A Note for the Self-Employed

This article has mainly focused on the simpler topic of traditional and Roth IRAs for those in traditional employment. If you’re self-employed, though, you have a wider variety of options available to you. Your steps will be similar to those above. But you’ll first need to decide what type of IRA to open.

You can get more information on self-employment retirement options in this article. Start there. Then come back here to complete the standard five steps for opening an IRA.

How to Manage Your IRA

Track and Analyze your Investments for Free: Managing investments can be a hassle. You may multiple IRAs, multiple 401ks, as well as taxable accounts. And then there are bank accounts. The easiest way to track and analyze all your investments, regardless of where they are located, is with .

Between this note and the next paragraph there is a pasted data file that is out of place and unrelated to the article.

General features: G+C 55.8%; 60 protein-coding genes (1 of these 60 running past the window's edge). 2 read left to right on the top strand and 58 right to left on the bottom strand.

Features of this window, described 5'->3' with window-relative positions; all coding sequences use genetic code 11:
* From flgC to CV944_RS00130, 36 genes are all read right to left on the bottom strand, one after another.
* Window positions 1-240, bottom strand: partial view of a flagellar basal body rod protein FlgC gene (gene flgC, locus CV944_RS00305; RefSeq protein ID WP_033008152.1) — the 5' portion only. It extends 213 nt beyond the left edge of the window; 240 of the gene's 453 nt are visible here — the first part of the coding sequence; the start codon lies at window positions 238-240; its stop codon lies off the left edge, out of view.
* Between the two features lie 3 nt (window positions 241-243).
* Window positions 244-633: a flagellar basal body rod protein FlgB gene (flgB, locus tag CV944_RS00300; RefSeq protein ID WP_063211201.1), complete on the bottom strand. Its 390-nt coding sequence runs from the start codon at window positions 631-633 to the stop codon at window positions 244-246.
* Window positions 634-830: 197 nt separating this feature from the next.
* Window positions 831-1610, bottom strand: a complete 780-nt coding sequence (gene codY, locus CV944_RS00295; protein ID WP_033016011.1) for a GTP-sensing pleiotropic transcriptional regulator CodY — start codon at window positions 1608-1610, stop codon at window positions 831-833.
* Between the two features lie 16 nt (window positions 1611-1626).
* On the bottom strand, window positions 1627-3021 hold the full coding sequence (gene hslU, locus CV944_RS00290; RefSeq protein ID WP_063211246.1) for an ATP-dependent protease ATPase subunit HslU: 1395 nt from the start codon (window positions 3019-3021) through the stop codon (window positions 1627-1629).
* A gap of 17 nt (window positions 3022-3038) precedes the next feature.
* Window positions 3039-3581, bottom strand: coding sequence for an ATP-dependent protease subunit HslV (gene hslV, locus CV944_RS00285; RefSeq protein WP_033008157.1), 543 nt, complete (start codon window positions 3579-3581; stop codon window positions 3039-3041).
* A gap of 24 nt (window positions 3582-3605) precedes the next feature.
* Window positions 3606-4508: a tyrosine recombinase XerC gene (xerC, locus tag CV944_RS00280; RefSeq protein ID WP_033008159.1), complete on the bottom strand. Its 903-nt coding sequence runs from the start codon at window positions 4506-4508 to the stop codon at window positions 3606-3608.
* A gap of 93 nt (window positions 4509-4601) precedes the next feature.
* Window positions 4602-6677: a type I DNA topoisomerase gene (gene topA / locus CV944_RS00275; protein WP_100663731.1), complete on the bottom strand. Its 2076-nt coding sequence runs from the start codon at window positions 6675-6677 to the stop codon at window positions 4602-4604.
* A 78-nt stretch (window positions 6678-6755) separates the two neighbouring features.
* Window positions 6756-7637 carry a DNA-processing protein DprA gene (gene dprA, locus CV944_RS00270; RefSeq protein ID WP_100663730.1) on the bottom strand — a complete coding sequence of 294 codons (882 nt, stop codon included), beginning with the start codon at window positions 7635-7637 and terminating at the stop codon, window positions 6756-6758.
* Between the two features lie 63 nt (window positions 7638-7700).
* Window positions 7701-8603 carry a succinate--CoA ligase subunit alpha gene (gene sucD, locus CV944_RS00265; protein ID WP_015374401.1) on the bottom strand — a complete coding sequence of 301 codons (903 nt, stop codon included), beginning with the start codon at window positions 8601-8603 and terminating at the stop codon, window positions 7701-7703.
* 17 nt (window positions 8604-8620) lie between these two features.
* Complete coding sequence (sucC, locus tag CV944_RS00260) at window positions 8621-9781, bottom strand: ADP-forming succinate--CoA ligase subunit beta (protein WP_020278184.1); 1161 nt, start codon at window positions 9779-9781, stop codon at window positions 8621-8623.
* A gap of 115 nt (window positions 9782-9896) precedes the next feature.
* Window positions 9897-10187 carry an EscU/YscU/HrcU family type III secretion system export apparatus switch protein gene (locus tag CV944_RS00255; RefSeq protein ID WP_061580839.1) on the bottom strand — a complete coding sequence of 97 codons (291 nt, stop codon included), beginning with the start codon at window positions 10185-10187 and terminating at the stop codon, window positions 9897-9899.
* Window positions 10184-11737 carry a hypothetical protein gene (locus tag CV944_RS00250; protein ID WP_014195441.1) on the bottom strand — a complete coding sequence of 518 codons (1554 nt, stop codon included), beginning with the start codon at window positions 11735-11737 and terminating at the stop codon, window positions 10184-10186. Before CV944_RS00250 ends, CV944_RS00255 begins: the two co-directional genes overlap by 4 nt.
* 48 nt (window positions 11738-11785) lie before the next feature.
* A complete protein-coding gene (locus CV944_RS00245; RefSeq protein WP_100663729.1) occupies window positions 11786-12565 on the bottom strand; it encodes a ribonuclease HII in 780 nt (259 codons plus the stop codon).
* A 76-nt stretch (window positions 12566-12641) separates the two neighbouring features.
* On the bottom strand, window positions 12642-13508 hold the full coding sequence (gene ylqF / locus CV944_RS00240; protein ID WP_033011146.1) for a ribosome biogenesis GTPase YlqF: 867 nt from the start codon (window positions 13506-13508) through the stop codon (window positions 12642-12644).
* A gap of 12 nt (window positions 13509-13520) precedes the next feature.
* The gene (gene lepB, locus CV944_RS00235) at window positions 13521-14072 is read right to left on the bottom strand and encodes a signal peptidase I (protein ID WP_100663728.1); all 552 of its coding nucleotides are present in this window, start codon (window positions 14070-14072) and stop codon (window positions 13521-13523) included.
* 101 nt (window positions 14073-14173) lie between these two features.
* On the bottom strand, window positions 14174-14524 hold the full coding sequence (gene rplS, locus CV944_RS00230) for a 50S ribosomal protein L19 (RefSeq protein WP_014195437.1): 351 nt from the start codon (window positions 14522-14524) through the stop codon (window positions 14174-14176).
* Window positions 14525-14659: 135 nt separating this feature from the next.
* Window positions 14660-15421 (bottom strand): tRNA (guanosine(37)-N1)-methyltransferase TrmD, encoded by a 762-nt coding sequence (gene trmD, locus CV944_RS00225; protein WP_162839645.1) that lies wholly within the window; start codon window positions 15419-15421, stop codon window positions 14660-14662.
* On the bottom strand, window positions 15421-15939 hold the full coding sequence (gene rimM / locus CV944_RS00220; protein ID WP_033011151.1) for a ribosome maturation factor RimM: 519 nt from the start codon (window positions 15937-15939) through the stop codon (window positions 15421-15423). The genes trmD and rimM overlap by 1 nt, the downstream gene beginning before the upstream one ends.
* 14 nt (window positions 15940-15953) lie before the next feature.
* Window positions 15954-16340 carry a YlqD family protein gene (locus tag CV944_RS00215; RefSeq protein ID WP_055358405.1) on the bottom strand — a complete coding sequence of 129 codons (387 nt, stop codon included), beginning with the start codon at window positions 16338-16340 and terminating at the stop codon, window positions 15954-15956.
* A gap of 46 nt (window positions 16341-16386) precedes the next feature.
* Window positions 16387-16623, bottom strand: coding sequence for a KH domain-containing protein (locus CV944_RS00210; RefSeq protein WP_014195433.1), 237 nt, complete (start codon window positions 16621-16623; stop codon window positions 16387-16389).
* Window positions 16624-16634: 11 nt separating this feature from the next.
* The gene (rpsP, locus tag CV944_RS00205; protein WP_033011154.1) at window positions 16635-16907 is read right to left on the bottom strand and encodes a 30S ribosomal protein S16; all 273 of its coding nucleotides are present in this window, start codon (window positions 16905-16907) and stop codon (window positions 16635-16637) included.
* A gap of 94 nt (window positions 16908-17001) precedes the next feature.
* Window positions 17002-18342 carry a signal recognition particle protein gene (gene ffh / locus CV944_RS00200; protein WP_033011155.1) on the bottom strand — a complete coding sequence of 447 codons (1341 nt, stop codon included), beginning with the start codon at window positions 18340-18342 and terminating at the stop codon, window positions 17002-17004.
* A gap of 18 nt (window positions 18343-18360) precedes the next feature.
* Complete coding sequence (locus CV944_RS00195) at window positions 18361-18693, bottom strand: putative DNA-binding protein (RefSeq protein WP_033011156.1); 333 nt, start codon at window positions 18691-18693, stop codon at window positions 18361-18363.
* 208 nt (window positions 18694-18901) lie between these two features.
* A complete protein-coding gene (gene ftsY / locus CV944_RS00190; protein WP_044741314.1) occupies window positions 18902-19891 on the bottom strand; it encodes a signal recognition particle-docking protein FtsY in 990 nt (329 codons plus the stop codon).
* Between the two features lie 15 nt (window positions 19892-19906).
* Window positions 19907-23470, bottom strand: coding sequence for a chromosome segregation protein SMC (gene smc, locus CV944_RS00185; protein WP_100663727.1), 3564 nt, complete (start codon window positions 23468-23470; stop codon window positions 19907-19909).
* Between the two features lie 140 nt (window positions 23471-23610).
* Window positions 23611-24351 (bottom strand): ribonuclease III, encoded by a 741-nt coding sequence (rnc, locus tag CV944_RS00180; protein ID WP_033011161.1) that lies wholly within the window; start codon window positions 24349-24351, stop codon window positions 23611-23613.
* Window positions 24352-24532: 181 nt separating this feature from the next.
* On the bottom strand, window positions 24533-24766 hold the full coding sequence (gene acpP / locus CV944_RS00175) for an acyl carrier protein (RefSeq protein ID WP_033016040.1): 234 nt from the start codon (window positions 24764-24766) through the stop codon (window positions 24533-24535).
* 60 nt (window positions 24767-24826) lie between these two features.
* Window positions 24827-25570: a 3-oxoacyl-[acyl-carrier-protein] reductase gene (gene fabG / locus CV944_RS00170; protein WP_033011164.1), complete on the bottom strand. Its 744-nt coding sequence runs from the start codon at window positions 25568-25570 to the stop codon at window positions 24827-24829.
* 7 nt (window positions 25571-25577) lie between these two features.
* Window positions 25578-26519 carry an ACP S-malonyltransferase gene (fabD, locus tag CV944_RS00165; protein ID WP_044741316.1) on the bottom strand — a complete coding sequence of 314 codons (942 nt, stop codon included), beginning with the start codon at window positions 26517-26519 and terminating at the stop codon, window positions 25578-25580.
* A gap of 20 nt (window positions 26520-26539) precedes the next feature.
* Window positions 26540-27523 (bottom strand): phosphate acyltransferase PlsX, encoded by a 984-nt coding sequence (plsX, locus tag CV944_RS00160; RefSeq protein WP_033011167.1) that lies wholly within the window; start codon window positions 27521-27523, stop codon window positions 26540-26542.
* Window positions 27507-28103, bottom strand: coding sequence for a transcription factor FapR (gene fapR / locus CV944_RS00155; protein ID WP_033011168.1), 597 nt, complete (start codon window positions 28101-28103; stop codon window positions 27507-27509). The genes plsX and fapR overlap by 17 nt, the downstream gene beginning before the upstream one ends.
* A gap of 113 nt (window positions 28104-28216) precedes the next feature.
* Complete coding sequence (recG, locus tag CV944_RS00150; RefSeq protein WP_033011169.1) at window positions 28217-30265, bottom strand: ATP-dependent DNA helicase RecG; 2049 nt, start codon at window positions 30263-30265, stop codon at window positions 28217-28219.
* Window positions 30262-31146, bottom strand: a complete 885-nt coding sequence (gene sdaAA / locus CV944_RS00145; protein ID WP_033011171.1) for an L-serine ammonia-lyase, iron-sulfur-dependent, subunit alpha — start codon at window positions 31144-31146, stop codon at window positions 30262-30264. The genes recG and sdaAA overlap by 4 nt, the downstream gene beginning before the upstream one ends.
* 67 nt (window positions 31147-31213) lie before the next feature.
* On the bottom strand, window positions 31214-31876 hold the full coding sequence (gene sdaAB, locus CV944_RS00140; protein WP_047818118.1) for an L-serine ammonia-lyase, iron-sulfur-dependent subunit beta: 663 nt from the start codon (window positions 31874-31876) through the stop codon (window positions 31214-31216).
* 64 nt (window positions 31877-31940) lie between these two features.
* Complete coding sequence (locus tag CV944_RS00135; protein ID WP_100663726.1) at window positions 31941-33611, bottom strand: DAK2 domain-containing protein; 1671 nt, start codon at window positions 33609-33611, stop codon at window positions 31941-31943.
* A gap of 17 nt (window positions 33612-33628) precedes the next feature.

Personal Capital enables you to connect all of your 401(k), 403(b), IRAs, and other investment accounts in one place. Once connected, you can see the performance of all of your investments and evaluate your asset allocation.

With  you can see just how much your 401k and other investments are costing you. I was shocked to learn that the fees in my 401(k) could cost me over $200,000!

Personal Capital also offers a free Retirement Planner. This tool will show you if you are on track to retire on your terms.


Topics: Investing